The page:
The science, metrics behind ID verification technology, defined

January 16, 2019

Achieving the goal of beyond-human levels of accuracy in ID verification technology

We understand that in today’s digital economy, most businesses need to improve accuracy when it comes to ID document counterfeit detection. The Identity verification solution a business chooses should have confidence in their science and automated process, and in their expert agent review team’s human intelligence to label datasets and develop insights. The overarching goal of a sophisticated IDV solution is to provide beyond-human levels of accuracy using analytics, data science and machine learning. 

Identity verification metrics, defined

As the science behind fully-automated authentication methods become more complex and vigorous, it’s not hard to feel confused by the technology. Many technical factors go into creating and improving a continuous learning identity verification engine and the search for the right digital identity verification solution to meet the needs of your business can seem daunting. Here are some definitions of metrics to help you better comprehend the identity proofing industry more clearly:


The right approach to address the specific needs of your business

The relationship between false negative and false positive rates is an inversely relative one; it’s a give-and-take approach that can be fine-tuned to fit a business’ needs and the assessment of opportunity costs surrounding false negatives (halting legitimate prospects for further authentication) and false positives (letting forgeries through). In short, as more non-forgeries undergo more friction in order to be authenticated, more forgeries will be stopped. Contrariwise, letting more “good guys” pass through without any friction comes with the possibility that more “bad guys” will pass through. Managing this relationship according to the needs of any one business is not as simple as it may sound – and it’s important to note that more consumers are willing to undergo “positive friction” in order to ensure a safer experience. With data breaches growing more rampant, even millennial and younger consumers have become sensitive to the way in which their personal information will be handled by websites and other platforms through which they conduct business.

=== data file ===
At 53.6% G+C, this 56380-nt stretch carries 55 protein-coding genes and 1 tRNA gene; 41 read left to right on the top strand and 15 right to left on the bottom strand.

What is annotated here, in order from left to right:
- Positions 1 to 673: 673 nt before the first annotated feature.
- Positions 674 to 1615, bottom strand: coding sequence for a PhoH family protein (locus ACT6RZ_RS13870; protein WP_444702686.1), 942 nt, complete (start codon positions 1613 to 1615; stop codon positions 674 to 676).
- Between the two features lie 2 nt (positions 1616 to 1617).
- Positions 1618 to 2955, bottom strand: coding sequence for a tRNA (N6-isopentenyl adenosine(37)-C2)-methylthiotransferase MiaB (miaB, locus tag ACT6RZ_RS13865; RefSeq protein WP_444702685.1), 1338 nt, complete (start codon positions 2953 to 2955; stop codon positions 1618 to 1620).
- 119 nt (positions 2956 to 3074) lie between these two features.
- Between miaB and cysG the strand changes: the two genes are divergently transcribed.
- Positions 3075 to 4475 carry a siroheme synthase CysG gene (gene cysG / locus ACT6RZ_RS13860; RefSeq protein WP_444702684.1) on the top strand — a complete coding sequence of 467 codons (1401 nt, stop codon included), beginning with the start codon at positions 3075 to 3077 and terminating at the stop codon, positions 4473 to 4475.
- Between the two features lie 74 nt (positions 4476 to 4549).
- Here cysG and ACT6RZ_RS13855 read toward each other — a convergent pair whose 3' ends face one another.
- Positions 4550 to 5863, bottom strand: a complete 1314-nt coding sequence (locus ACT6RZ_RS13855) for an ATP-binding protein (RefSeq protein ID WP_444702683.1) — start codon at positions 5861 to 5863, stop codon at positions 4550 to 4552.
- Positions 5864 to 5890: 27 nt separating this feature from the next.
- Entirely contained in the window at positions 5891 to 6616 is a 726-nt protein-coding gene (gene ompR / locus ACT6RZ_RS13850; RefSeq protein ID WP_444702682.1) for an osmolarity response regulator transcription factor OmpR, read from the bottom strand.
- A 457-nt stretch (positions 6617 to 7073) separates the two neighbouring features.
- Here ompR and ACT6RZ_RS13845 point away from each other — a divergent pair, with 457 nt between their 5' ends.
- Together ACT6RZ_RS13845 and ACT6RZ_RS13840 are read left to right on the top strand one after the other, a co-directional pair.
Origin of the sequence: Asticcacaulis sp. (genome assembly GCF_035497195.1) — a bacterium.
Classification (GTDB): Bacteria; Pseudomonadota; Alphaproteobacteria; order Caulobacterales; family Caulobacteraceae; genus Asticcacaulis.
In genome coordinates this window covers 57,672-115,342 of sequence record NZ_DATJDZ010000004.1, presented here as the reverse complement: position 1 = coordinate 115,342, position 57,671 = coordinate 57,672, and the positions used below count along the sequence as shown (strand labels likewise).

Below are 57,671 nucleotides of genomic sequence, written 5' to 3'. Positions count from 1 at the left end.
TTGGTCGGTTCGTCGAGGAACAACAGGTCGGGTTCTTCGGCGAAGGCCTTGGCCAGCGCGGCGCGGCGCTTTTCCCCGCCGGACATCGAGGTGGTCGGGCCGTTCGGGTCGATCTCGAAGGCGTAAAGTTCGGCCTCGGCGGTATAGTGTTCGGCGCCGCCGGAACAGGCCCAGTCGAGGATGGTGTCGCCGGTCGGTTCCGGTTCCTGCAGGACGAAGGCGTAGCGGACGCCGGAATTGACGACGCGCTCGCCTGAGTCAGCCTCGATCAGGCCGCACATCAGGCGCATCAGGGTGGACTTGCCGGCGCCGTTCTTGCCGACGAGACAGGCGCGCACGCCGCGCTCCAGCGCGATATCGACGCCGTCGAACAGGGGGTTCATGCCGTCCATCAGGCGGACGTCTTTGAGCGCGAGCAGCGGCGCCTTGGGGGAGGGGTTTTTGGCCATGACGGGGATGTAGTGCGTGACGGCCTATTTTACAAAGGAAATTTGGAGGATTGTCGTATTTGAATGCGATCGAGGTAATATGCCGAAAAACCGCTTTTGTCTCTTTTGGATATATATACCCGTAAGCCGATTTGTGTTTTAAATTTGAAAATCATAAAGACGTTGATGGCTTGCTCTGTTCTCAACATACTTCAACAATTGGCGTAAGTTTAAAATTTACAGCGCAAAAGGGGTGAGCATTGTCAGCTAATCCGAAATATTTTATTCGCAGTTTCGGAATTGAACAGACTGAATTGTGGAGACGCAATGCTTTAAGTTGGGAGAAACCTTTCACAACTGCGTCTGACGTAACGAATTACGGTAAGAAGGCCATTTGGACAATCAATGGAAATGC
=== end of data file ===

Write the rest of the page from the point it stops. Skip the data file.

In fact, we can now view this type of “positive friction” as not only a promise to customers that they’re receiving a secure experience and the safety that they value, but also as an investment in research and development. A robust team of PhD and MS scientists, with expertise in computer vision, data science and deep learning, have built and continuously work to improve Mitek’s machine-learning technology, which is informed by large datasets of forged and real documents, always updated with every release.